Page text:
The talk was on at Calcutta’s Victoria Memorial Hall. Author, critic, publisher Samik Bandyopadhyay, who was the main speaker, was saying, “I was visiting theatre director Ratan Thiyam in Imphal... A few years before that, Sangeet Natak Akademi had awarded their annual best theatre director award to Ratan Thiyam and the best Manipuri dancer award to his father Tarun Kumar on the same stage. Ratan took me to his house and introduced me to his father. Tarun Kumar gave me his scrapbook and went inside to make tea for me. I opened the scrapbook. The first page was empty, except for one news item, ‘Haren Ghosh killed in riot, his dismembered body found in a suitcase in Rawdon Square’ with a caption that read ‘Independence’. The next page had another news clipping on Ghosh’s Bengal Music Conference, wherein Faiyaz Khan sang followed by a dance recital by Tarun Kumar and his wife Bilasini Devi.”
Haren Ghosh died in 1947, but first, who is he? In The Oxford Companion to Music, Ghosh is identified as an impresario, a word that does not mean much in these parts. It traces its origins to mid-18th century Italian opera and is a descriptor for the key organiser of an opera. The owner of a theatre would hire an impresario, who would proceed to find a composer, an orchestra, singers, costumes, sets, all of it. In Europe and America, impresarios such as Sergei Pavlovich Diaghilev, Vaslav Nijinsky, Anna Pavlova and Sol Hurok are venerated even now. It was after Diaghilev that Ghosh sought to fashion himself.
Ghosh was born on December 8, 1895, in Sripur village in undivided Bengal’s Jessore district. After a few years at the village school, he joined Hare School in Calcutta. He went on to study automobile engineering abroad and film-making too. Upon return, he started a business in automobiles but his metier lay in the arts.
He gifted Calcutta the Cinema Library on Dharmatala Street. He founded Arya Films, which made movies such as Buker Bojha, Aparadhi and Sainik. He got Raichand Boral and Pankaj Mullick to compose music for the film Chorkanta. Ghosh also started the Four Arts Annual, a one-of-its-kind journal with in-depth write-ups on dance. But his most legendary effort was — presenting to the world the genius of Uday Shankar.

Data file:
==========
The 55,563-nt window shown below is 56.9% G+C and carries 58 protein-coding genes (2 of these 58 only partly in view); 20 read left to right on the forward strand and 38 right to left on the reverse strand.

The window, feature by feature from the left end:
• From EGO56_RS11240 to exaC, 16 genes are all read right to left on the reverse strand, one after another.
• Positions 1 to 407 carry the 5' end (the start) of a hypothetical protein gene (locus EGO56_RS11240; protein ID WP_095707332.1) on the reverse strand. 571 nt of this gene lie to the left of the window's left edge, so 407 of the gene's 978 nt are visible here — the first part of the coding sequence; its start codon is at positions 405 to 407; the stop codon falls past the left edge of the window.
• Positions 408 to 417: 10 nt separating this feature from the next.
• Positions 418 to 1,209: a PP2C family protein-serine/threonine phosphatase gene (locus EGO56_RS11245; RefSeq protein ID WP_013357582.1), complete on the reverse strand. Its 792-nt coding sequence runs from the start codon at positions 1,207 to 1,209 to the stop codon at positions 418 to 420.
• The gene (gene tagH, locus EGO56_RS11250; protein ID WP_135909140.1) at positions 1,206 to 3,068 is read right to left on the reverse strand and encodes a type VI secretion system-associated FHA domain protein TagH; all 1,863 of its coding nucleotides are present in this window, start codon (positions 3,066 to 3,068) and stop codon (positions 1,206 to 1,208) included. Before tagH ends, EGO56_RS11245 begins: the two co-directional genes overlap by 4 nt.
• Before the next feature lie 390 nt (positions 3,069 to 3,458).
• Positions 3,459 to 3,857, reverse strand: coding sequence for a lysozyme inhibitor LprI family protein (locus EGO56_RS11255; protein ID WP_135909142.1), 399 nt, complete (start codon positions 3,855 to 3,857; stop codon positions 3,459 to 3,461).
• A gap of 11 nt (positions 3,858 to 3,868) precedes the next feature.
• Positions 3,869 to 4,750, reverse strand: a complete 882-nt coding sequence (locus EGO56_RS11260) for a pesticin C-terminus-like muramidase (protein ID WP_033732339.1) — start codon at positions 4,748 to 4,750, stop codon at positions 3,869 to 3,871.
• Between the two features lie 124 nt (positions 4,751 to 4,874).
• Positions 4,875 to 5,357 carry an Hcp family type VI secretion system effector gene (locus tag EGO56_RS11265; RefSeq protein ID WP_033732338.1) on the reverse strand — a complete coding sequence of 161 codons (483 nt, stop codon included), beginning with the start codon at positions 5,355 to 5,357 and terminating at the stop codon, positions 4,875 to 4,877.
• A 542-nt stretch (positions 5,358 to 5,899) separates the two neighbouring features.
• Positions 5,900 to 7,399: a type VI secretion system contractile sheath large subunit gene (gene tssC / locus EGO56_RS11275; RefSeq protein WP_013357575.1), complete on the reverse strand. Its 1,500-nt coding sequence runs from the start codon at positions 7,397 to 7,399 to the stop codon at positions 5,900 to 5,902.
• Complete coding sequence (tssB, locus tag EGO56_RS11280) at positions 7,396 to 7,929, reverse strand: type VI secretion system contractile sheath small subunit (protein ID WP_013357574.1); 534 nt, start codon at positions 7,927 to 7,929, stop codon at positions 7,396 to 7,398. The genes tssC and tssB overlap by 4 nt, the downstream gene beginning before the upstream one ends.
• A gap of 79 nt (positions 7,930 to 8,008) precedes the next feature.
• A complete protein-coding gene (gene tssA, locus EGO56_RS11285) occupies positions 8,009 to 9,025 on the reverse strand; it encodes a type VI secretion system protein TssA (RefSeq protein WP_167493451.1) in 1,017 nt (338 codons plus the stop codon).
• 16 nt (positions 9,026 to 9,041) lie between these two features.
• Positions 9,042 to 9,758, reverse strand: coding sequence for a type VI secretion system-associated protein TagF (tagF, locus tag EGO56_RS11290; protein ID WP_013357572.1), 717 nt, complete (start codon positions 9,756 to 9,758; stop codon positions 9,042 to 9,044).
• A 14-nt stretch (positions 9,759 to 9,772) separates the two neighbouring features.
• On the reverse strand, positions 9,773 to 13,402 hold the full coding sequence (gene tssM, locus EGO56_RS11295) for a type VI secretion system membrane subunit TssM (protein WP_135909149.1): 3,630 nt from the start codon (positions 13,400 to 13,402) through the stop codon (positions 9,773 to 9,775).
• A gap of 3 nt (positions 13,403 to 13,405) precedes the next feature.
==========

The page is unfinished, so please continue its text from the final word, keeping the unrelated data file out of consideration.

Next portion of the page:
Uday Shankar had been to London’s Royal College of Arts. As part of Anna Pavlova’s troupe, he did two 10-minute programmes on Hindu marriage and Radha Krishna. He did several performances with Pavlova. And yet, when he returned to India in 1921, he was still a nobody.
But Ghosh had read about Uday Shankar and decided to promote him. The story, as narrated by Gautam Bagchi in his recently released book Adwitiyo Impresario Haren Ghosh goes that Ghosh first took him to the writer Hemendra Kumar Roy, who advised them to consult Abanindranath Tagore. Ghosh organised a programme and invited the who’s who of Calcutta. Among the guests were music composer Timir Baran Bhattacharya, Abanindranath himself, art connoisseur Ordhendra Coomar Ganguly and others.
The programme mesmerised all. Uday Shankar and Timir Baran became friends and formed a group that started putting up performances. Before their Europe tour, Ghosh organised some pre-departure programmes at the New Empire Theatre. Even Rabindranath Tagore came to New Empire. The group’s next stop was Paris and, thereafter, England and the US.
Ghosh also organised tours and concerts that spread the renown of Bala Saraswati. Satyajit Ray, who made a documentary on her, wrote in Sangeet Natak, the Akademi’s quarterly journal: “Since we trusted Harenda’s judgement, we all went to see Bala Saraswati. A tall girl, with long limbs and a round face, doing a kind of dance I had never seen before at the Senate Hall…”
Ghosh was planning to establish a national theatre workshop and was in talks with Jawaharlal Nehru about it. The year was 1947. There had been terrible rioting in Calcutta all through June and July. On July 9, Ghosh left for his office on Dharmatala Street. It was near the epicentre of the deadly riots. At around 6pm, a suitcase containing his dismembered body was found in Rawdon Street near the Park Street Police Station.
Bandyopadhyay had asked Tarun Kumar why the first page of his scrapbook had that single item about Ghosh’s death. Tarunbabu told him, “It’s all because of him. He had taken me to so many places. When the riots started, all programmes got cancelled. I went to Nabadwip. There I received a letter from him at the beginning of July. ‘Riots have stopped,’ he wrote, and asked me to come to Calcutta. I was at Nabadwip station. The train to Calcutta was late. I bought a newspaper and read the news. Everything came to an end for me.”